Life Sciences Perspectives
November 22, 2021

Things for Pharma and Biotech Companies to Watch in the Cures 2.0 Proposed Legislation


Last week, Diana DeGette (D-CO) and Fred Upton (R-MI) introduced in the House highly anticipated bill language for “Cures 2.0”, a follow-up to the transformational 21st Century Cures Act enacted in 2016.  For full text of the bill, click here.  The 21st Century Cures Act included a variety of measures seeking to accelerate medical product development and bring advancements and innovations to patients more efficiently. Cures 2.0 seeks to improve and expand on those strides, as well as address pressing public health priorities that became apparent through the COVID-19 pandemic.

The Cures 2.0 bill is structured around five main topics:

  • Title I—Public Health
  • Title II—Patients and Caregivers
  • Title III—Food and Drug Administration
  • Title IV—Centers for Medicare & Medicaid Services
  • Title V—Research

While all of these sections are ripe for further analysis, we selected a few provisions to highlight here that may be of particular interest for the pharmaceutical and biotechnology companies out there.  We’ll keep tracking these as the bill moves through the legislative process:

Section 204: Patient Experience Data

  • Would require sponsors developing a drug under an IND to collect standardized patient experience data during clinical trials and include that patient experience data “and such related data” in an NDA or BLA; and
  • Would direct FDA to consider this patient experience data and “related information” in its approval decision for the NDA or BLA.
  • These proposals to standardize and require patient experience data collection could be significant, and they underscore lawmakers’ continued interest in elevating the relevance of clinical outcomes that are meaningful to patients living with a disease or condition.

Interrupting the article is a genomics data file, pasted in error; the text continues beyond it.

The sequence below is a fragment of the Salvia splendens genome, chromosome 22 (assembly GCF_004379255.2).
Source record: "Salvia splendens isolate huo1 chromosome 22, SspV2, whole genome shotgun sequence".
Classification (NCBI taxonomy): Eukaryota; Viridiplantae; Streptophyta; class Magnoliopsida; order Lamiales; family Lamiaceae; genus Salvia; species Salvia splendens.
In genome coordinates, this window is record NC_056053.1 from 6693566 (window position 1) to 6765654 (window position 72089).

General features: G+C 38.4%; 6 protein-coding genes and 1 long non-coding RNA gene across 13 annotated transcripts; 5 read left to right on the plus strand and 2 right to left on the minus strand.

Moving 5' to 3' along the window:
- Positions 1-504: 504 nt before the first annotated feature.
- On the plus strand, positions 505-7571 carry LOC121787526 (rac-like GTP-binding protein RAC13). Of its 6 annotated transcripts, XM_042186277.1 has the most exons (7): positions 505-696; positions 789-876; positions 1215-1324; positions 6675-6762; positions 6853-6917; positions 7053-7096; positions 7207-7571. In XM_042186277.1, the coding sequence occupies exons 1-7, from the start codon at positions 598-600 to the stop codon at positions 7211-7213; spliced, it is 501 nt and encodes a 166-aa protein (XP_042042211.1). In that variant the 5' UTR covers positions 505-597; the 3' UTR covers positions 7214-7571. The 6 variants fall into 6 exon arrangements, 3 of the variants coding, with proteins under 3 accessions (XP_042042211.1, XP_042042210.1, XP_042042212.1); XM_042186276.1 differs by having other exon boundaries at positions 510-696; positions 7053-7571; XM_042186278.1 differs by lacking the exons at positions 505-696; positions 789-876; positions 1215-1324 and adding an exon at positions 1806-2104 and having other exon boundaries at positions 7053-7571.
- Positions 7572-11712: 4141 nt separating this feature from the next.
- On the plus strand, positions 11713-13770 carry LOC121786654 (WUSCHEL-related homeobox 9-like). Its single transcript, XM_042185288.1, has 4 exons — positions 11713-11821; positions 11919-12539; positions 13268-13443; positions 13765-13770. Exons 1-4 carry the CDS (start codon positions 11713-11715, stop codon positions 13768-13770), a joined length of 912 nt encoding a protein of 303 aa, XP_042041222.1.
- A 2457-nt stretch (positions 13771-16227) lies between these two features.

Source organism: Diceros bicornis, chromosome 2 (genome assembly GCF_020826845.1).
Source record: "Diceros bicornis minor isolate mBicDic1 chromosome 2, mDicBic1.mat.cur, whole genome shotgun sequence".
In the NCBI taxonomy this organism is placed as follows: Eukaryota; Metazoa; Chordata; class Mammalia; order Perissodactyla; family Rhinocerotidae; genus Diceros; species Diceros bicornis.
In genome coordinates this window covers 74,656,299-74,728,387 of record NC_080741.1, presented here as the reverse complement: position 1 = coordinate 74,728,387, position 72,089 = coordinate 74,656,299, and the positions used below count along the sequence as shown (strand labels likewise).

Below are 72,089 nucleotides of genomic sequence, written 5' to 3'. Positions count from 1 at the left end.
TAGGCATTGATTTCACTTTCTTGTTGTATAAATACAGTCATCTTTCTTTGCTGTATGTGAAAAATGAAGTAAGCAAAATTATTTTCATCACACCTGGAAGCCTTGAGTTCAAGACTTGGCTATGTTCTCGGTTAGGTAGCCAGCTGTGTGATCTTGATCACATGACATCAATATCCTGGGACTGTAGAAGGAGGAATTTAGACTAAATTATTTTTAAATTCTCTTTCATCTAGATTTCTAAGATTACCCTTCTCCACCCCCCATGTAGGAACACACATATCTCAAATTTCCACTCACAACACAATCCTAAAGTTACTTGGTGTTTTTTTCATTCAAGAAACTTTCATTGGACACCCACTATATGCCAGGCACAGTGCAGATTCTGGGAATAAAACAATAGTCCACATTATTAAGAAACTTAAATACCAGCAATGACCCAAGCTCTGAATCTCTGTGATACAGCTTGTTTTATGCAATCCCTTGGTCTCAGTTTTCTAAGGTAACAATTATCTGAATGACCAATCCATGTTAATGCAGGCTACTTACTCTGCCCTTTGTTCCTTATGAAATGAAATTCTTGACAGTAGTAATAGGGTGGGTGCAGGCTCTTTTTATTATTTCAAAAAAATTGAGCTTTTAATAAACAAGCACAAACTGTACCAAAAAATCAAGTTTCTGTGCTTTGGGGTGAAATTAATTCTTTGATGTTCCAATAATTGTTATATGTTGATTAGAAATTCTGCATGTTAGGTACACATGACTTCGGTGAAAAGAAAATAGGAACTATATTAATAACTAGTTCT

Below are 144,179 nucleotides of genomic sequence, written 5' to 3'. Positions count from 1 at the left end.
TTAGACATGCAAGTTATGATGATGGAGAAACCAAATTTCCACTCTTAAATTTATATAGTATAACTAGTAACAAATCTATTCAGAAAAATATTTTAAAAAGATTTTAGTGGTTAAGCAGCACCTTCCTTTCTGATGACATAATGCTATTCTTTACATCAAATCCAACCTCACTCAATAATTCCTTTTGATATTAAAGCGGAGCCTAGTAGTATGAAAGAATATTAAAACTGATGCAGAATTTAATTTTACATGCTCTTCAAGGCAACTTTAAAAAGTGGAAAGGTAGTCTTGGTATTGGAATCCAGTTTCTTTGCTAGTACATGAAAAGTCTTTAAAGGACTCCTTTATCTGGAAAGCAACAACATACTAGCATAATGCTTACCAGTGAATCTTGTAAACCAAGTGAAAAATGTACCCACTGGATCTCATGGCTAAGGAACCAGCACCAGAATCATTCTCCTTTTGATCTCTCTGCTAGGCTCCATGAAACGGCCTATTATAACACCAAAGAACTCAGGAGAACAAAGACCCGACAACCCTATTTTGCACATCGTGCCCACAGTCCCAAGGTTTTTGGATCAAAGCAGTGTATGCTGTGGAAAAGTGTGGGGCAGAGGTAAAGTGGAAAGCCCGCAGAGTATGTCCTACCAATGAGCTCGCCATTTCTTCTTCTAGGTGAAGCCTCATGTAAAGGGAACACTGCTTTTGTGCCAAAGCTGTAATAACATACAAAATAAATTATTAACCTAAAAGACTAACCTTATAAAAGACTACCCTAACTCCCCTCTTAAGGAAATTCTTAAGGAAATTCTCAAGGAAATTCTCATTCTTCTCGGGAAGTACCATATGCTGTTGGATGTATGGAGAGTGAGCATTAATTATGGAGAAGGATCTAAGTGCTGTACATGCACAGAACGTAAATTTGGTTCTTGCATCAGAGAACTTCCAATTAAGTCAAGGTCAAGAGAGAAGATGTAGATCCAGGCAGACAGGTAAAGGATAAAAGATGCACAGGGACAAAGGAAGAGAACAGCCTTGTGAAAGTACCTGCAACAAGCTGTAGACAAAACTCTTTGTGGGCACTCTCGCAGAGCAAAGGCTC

Section 302: Grants for Novel Trial Designs and Other Innovations in Drug Development & Section 310: Recommendations to Decentralize Clinical Trials

  • Section 302 would appropriate $25 million annually, for 3 years, for the FDA to award grants to clinical trials conducted under an IND with protocols incorporating complex adaptive or other novel trial designs and that collect patient experience data. The section further specifies that grant awards should prioritize the incorporation of digital health technologies and real world evidence.
  • Section 310 proposes a multi-stakeholder meeting, including industry representatives and patient advocacy groups, to discuss incentives to adopt decentralized clinical trials. The section also would adopt a definition of decentralized trials: “a clinical trial method that includes the use of telemedicine or digital technologies to allow for the remote collection of clinical trial data from subjects, including in the home or office setting.”
  • These provisions reflect a sustained emphasis on fostering clinical trial innovation, including building on the experience with remote clinical trials during the COVID-19 pandemic.

Section 304: Increasing Use of Real World Evidence (RWE) & Section 309: Post-Approval Study Requirements for Accelerated Approval

  • Section 304 would call for new guidance on the use of RWE in post-market review of drugs that were designated as a breakthrough therapy or fast track product, or considered for accelerated approval. Section 309 would further specify that the post-approval study requirements to verify and describe the clinical benefit for products granted accelerated approval could be satisfied through RWE, including analyses of data in clinical care repositories or patient registries.
  • Section 304 also would establish a permanent Real World Evidence Task Force to coordinate programs and activities within the Department of Health and Human Services related to the collection and use of RWE.
  • These and other sections of Cures 2.0 share a common theme of enhancing the use of RWE in regulatory decision-making. Although the inherent variability in RWE likely will continue to present challenges to doing so, the signal is clear that legislators would like to see FDA and HHS continue to move forward in this area.

Last week’s introduction of Cures 2.0 and President Biden’s announcement that he will nominate Robert Califf for FDA Commissioner contributed to a newsworthy week for those of us who follow the FDA.  We look forward to seeing how Cures 2.0 develops and how the Agency’s policy priorities unfold in the coming months.

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